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Posts Tagged ‘storage’

Concentrating Solar Thermal (CST) Power and Dispatchable Storage

Posted in Events, Research by Mark Ogge on November 7th, 2012

12 November , 2012
6:30 pmto8:00 pm

Dr Keith Lovegrove

Beyond Zero Emissions Discussion Group guest:

Dr Keith Lovegrove Senior Consultant – Solar Thermal at IT Power.

Dr Keith Lovegrove is a world leading expert in Concentrating Solar Thermal (CST) technology and has more than 20 years experience in leading solar thermal research – including 15 years teaching at the Australian National University (ANU) as head of the Solar Thermal Group.

Keith led the design and construction of the ANU Big Dish, the  largest concentrating solar dish in the world (at 500m2). He is a key contributor to the IEA Solar PACES program, which is an international cooperative network developing CST and chemical energy systems. Keith will present a CST and storage technology update from the latest Solar PACES conference (that he attended in September 2012), as well as research carried out on the potential of CSP in India.

Date/Time: 6:30- 8pm Monday 12 November 2012

Entry: gold coin donation

Fritz Loewe Theatre (entry via level 2)
McCoy Building
University of Melbourne
Cnr Elgin & Swanston Streets, Carlton

This event will also be streamed live online. Click here to view it.

For more information about our guest visit the discussion group page on the BZE website.

Cost-Effective Distributed Energy Systems in Australia

Posted in Opinion, Research by Kate Archdeacon on December 15th, 2011

Source: Climate Spectator

Photo by twicepix via flickr CC

From It’s time for a smarter grid by Giles Parkinson:

Imagine for a moment that you are the head of a large group of network operators, faced with a decision about what to do about rising peak electricity demand. And you are presented with a choice: invest $2.6 billion over five years on upgrading your network – the route you would normally take; or spend a comparable amount on solar power and energy storage, distributed throughout the network.  This was the question posed by Professor John Bell, of the Queensland University of Technology, and Warwick Johnston, a leading solar analyst with Sunwiz, when they sought to find out if there was a better way than the traditional response of building more poles and wires to cope with rising peak demand.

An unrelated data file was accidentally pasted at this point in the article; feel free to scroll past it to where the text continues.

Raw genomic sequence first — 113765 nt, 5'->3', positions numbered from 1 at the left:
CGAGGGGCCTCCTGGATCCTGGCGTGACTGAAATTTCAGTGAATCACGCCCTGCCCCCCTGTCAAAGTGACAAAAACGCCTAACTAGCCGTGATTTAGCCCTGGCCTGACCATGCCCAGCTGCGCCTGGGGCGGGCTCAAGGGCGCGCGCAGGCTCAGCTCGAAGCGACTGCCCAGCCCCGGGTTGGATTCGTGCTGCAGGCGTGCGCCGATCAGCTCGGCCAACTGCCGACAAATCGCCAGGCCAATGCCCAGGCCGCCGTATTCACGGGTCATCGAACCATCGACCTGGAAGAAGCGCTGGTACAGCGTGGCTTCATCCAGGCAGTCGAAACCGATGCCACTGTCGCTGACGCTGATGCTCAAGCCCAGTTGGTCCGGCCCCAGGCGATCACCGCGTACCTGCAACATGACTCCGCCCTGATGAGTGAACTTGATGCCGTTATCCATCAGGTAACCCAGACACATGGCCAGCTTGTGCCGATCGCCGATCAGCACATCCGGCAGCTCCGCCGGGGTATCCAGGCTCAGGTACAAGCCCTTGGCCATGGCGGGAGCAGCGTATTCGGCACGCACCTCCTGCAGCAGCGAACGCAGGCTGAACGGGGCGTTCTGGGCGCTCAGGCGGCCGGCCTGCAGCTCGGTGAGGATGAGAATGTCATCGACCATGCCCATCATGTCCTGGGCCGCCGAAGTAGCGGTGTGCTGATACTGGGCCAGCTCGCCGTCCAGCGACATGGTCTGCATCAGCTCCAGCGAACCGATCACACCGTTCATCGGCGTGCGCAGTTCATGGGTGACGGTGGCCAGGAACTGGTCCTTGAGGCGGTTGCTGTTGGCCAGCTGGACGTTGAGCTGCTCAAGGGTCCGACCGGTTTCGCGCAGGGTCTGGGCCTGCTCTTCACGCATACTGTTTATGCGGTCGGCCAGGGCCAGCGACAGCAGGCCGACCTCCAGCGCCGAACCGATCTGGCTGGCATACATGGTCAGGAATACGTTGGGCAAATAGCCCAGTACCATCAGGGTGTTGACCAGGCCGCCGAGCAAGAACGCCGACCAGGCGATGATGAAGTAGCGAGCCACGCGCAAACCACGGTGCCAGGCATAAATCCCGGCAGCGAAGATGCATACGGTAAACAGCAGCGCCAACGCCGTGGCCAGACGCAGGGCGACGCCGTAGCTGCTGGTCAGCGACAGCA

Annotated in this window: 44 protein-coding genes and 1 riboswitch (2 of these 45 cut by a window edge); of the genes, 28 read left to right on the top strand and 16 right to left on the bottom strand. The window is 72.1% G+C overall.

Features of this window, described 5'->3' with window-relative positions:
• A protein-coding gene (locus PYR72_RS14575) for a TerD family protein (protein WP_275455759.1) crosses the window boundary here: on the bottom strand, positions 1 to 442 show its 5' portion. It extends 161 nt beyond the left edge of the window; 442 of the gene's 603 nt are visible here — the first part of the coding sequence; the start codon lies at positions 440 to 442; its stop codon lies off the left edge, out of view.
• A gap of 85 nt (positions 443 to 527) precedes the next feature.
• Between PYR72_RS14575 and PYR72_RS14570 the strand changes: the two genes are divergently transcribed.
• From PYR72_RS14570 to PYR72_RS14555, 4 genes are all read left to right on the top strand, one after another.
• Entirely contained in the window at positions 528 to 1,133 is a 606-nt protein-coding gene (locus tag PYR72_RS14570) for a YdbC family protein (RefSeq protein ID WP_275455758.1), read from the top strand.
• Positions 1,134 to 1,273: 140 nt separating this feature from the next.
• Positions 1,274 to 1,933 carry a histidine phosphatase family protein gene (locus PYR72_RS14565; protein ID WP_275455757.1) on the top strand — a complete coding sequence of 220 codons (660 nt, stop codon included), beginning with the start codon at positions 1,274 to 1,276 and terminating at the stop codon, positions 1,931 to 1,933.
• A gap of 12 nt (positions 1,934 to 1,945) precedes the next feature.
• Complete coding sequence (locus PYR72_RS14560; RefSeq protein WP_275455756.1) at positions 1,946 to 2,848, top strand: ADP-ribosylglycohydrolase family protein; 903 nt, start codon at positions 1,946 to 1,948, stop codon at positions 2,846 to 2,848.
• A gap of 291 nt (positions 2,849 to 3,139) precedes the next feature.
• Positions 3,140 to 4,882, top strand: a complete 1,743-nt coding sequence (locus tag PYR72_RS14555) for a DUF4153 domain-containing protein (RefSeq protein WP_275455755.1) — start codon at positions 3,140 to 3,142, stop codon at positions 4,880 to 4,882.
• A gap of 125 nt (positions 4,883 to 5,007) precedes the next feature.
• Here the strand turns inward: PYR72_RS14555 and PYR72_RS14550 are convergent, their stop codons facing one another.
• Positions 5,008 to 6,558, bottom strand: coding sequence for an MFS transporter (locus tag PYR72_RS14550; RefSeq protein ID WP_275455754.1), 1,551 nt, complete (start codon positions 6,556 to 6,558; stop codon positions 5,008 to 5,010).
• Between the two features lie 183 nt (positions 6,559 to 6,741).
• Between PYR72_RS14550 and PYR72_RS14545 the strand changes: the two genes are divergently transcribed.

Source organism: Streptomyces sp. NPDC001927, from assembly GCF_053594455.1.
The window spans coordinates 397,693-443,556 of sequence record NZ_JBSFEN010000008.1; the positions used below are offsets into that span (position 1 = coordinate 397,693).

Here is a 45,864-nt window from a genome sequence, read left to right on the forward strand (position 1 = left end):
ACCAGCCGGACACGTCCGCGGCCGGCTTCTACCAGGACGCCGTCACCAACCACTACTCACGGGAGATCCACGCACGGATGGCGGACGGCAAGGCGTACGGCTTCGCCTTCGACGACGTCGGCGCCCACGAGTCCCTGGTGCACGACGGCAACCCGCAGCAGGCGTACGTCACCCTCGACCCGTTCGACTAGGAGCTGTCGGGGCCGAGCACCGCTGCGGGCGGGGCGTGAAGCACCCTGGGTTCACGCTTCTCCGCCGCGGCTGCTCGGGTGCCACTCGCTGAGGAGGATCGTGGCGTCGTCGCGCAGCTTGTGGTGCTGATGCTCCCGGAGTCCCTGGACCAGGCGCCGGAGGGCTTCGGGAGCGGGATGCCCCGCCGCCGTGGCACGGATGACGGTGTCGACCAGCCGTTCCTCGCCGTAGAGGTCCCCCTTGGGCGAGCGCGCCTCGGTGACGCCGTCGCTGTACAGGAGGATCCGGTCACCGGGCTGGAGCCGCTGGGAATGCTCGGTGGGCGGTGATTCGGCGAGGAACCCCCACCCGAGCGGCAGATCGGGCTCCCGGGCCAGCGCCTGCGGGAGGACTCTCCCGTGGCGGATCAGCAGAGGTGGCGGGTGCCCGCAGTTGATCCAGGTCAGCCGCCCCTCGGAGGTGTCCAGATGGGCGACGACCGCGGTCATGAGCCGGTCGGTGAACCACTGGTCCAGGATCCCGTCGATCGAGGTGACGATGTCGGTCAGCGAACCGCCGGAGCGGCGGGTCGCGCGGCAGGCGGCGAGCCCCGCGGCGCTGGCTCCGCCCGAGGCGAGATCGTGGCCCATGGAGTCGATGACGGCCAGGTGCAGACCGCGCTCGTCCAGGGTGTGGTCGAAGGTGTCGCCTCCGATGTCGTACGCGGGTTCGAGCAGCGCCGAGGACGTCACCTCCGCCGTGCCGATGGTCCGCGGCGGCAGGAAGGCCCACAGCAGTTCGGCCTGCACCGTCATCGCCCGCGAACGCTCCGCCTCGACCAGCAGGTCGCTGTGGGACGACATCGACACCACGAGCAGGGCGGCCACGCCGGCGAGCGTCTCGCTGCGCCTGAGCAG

Using Queensland network operator Energex as an example, and its forecast peak demand growth of 1.25GW over the five years to 2014/15, the study analysed the existing approach of spending $2.6 billion augmenting the grid, or investing a comparable amount in either 25GWh of storage, or 1.25GW of solar PV and 10GWh of storage.  The study concluded that a combination of battery and solar PV produced a far better outcome, because of the ability to generate revenue from the energy produced, and the use of battery storage to resell energy. Over a five year period, the net present value (NPV) of the poles and wires solution was negative $2 billion, while the NPV of the solar/storage solution was negative $750 million. But because these could produce revenue over a 20-year period, the solar/storage had a positive NPV of $2 billion over a 20 year period.

Bell and Johnston say the main take-home messages from this are that the integration of distributed PV and battery storage into the existing energy system has the potential to be cost effective now, and it underpins the case for reform of the National Electricity Market, to ensure that distributed generation is fairly treated and that network providers are encouraged to opt for the solutions that have greater market benefit, rather than simply being least upfront cost.


>>Read the full article by Giles Parkinson on Climate Spectator.

>>Read about VEIL’s work on Distributed Systems.

The Future of the Electricity Network in Australia

Posted in Events by Kate Archdeacon on August 23rd, 2011

24 August , 2011
6:30 pmto8:00 pm

Image: yewenyi via flickr CC

Effective and efficient transmission of electric power from generators to consumers is a vital part of the electricity system. Australia’s national transmission network is the longest AC system in the world, extending 5000km from Queensland to Tasmania to Port Augusta, supplying 19 million residents. As demand continues to grow and the penetration of renewables on the grid increases, the national transmission network will require significant extensions and upgrades. But what is the optimal design to support a very different energy system in the 21st century? Variable and distributed generation and potential large storage systems (such as an electric vehicle fleet) make this a diabolical question that the panel of experts will address in detail.

Wednesday August 24, from 6:30 PM to 8:00 PM

Sidney Myer Asia Centre, Carrillo Gartner Theatre
Corner Swanston Street & Monash Road
The University of Melbourne

Visit the booking site for more details or to register your attendance